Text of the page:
By Julie Gareau
Teaching an online university course presents some special challenges, and collecting course evaluations is one of them. It’s harder to connect with students enrolled in online courses to get their feedback. Over the past two years, the average participation rate for online course evaluations has been a meagre 26%, while participation rates for in-class courses range from 50 to 65%.
This fall, Katherine Moreau, an assistant professor at the Faculty of Education, managed to boost participation in an online course evaluation to 59%, which is on par with in-class course evaluations.
Her secret? Engagement – on both sides of the classroom or computer screen. She believes professors and students have a shared responsibility to understand the importance of evaluations, and to make the most of them.
“As a professor, you can communicate about the importance of the course evaluations and provide the students with the necessary information,” she said. “But I think it also depends on the level of engagement of the students. You need to have students who care about the idea of course evaluations.”
Moreau, who has been a faculty member since 2013, considers course evaluations to be invaluable, especially for new professors like herself. The feedback received can help improve both the structure and content of courses.
For instance, she teaches EDU 6193, a course that used to be taught in class but has now transitioned to an online format. The comments she received after the first online session of the course gave her a good idea of how her students felt about the new format.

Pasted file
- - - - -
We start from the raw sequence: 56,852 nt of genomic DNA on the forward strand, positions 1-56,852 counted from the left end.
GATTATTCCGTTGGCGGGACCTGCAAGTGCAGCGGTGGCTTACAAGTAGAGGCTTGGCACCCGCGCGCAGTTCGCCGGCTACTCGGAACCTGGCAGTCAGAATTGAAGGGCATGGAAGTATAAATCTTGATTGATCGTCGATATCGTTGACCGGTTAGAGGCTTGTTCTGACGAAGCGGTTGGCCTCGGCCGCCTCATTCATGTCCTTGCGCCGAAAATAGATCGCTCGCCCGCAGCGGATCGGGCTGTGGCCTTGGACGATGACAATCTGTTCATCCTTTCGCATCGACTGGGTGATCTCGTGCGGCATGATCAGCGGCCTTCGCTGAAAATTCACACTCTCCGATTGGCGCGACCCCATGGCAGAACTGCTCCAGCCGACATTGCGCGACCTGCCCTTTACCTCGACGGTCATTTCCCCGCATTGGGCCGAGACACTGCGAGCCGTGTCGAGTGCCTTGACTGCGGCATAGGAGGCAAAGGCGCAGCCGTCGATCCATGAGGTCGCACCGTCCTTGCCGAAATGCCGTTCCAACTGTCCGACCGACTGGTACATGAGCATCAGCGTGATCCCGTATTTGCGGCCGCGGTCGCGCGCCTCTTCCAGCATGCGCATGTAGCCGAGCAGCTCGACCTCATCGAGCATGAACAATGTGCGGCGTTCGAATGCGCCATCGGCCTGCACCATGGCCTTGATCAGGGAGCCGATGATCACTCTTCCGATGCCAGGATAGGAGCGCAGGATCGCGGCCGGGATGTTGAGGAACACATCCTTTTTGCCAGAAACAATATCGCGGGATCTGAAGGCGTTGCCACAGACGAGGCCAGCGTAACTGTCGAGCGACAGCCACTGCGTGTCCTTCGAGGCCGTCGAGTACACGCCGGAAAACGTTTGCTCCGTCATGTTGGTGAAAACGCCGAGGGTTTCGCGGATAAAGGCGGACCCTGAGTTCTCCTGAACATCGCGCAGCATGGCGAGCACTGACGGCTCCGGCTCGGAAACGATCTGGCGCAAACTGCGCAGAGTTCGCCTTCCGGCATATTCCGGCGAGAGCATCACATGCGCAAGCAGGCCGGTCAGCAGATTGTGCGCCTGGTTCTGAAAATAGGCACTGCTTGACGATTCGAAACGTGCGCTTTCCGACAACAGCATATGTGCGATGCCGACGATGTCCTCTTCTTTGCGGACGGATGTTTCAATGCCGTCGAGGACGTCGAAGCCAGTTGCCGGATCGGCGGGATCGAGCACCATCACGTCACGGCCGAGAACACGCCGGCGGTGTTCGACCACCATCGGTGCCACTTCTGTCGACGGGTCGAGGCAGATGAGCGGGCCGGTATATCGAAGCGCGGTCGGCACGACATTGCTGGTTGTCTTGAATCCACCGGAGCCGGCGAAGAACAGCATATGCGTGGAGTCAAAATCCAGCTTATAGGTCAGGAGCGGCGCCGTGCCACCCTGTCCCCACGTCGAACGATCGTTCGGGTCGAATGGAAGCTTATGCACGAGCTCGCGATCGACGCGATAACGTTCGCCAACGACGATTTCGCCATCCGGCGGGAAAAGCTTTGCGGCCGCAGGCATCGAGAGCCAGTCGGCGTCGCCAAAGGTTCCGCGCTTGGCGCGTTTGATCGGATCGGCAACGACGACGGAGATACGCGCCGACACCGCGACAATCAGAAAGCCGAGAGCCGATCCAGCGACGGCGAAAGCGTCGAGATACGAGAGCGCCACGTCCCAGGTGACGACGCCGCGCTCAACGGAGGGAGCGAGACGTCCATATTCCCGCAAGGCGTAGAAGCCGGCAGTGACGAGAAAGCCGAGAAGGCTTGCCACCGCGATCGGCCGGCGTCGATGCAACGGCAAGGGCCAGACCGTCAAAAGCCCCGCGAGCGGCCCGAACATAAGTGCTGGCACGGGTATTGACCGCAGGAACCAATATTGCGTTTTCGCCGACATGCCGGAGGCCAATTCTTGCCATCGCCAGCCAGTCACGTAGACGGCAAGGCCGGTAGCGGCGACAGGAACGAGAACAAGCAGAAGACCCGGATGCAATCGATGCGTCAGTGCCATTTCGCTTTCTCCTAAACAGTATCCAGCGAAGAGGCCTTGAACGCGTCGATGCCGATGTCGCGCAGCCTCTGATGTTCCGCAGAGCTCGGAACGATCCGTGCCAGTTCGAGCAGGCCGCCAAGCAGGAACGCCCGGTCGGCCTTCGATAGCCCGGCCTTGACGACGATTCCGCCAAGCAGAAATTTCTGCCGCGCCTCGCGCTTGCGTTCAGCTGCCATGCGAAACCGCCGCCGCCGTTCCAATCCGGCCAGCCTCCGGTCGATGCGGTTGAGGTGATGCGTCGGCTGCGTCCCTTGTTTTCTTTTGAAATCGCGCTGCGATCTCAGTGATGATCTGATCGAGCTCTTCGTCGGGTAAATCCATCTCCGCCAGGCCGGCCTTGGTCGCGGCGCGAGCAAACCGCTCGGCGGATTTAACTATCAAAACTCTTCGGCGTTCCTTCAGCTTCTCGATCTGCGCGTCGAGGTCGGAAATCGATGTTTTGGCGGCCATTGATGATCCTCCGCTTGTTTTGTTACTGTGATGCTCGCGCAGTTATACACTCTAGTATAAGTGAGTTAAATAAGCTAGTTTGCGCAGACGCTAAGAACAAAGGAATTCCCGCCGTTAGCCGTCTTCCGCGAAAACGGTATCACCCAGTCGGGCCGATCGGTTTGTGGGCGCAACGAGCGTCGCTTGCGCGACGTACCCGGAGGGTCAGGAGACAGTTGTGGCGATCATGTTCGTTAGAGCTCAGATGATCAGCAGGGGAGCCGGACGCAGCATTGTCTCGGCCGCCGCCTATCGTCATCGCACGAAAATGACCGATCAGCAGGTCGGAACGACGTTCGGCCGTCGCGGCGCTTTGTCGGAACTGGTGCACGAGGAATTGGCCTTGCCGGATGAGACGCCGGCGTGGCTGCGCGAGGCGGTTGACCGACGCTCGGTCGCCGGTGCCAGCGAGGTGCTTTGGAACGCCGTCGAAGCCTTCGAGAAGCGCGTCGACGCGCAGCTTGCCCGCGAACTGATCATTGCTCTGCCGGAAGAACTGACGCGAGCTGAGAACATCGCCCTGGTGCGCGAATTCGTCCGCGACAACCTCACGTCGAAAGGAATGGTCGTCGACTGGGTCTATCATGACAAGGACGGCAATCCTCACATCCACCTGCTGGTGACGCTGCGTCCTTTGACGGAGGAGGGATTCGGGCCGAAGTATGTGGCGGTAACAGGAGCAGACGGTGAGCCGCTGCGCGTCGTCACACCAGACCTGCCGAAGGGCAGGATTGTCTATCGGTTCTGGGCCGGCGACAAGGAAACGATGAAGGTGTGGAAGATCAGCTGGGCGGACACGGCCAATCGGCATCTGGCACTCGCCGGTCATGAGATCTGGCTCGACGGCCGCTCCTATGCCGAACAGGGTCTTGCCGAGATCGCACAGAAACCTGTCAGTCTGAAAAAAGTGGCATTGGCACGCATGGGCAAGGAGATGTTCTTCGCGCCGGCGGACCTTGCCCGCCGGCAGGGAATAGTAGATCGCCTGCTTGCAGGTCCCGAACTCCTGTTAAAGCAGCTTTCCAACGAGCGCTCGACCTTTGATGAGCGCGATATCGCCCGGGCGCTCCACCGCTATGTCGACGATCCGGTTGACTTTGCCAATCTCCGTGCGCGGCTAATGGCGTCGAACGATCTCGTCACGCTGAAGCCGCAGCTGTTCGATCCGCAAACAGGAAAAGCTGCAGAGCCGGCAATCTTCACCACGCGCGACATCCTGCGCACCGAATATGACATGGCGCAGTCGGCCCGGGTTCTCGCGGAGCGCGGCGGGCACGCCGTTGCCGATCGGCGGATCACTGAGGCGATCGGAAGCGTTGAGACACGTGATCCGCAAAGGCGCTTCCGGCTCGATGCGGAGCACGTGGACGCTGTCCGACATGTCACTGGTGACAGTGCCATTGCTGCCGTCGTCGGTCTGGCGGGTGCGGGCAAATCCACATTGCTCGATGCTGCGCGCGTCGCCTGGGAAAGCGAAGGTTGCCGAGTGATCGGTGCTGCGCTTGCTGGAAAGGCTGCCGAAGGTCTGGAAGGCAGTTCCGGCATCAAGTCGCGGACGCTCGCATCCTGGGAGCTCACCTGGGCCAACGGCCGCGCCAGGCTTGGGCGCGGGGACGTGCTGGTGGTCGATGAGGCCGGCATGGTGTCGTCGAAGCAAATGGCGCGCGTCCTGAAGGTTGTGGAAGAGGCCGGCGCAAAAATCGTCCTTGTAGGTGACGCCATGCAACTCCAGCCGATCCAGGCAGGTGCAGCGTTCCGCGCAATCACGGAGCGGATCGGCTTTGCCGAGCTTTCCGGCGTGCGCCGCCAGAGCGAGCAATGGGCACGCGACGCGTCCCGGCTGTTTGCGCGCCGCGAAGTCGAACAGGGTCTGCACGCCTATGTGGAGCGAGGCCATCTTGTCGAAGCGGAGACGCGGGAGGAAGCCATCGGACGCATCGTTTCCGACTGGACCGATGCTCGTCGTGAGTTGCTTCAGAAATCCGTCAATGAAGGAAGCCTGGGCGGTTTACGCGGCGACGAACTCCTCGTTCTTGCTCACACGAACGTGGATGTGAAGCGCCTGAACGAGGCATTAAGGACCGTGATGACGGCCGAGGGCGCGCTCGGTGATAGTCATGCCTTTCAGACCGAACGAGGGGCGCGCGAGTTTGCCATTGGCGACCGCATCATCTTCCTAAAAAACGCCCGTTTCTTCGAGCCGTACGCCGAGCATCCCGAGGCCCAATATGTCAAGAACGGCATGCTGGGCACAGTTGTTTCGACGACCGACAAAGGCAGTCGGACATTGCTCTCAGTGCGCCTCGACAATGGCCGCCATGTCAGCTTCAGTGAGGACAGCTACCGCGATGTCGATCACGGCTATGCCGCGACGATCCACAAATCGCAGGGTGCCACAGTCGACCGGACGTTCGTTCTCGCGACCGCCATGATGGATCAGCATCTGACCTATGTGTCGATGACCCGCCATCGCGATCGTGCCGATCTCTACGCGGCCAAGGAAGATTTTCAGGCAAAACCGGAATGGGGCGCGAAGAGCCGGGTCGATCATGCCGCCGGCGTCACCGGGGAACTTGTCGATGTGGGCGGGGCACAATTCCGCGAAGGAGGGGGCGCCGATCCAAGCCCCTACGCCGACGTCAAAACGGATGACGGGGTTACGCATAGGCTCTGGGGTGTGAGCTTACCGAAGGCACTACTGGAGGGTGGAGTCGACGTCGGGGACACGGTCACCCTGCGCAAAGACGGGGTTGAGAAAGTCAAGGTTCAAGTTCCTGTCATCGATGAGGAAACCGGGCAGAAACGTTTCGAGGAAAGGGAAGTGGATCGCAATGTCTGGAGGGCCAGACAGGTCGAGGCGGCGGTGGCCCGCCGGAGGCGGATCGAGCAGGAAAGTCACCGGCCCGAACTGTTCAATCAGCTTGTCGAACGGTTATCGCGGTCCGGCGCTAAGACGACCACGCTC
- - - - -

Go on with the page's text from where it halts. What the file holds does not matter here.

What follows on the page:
She believes in using various engagement strategies, and her enthusiasm for them seems to have made a real difference.
“First and foremost, I think it’s important to remind students that their evaluations matter and that, if they are interested, they can review the overall results of course evaluations,” she said. “I also think it’s important to explain to students that even though they are logging onto their uoZone [accounts] to complete the evaluations, their ratings will be aggregated with others and anonymous.”
“Lastly, it’s important to demonstrate in a video or explain in an email how to complete the online evaluation forms,” says Moreau, who used all these strategies to encourage her students to complete the evaluations.
Moreau’s decision to become a teacher was fuelled by her “desire to collaborate and learn from students, who bring unique experiences, insights and ideas to both our virtual and bricks-and-mortar classrooms.” They learn from her and she, through course evaluations, learns from them.
Find out more about course evaluations.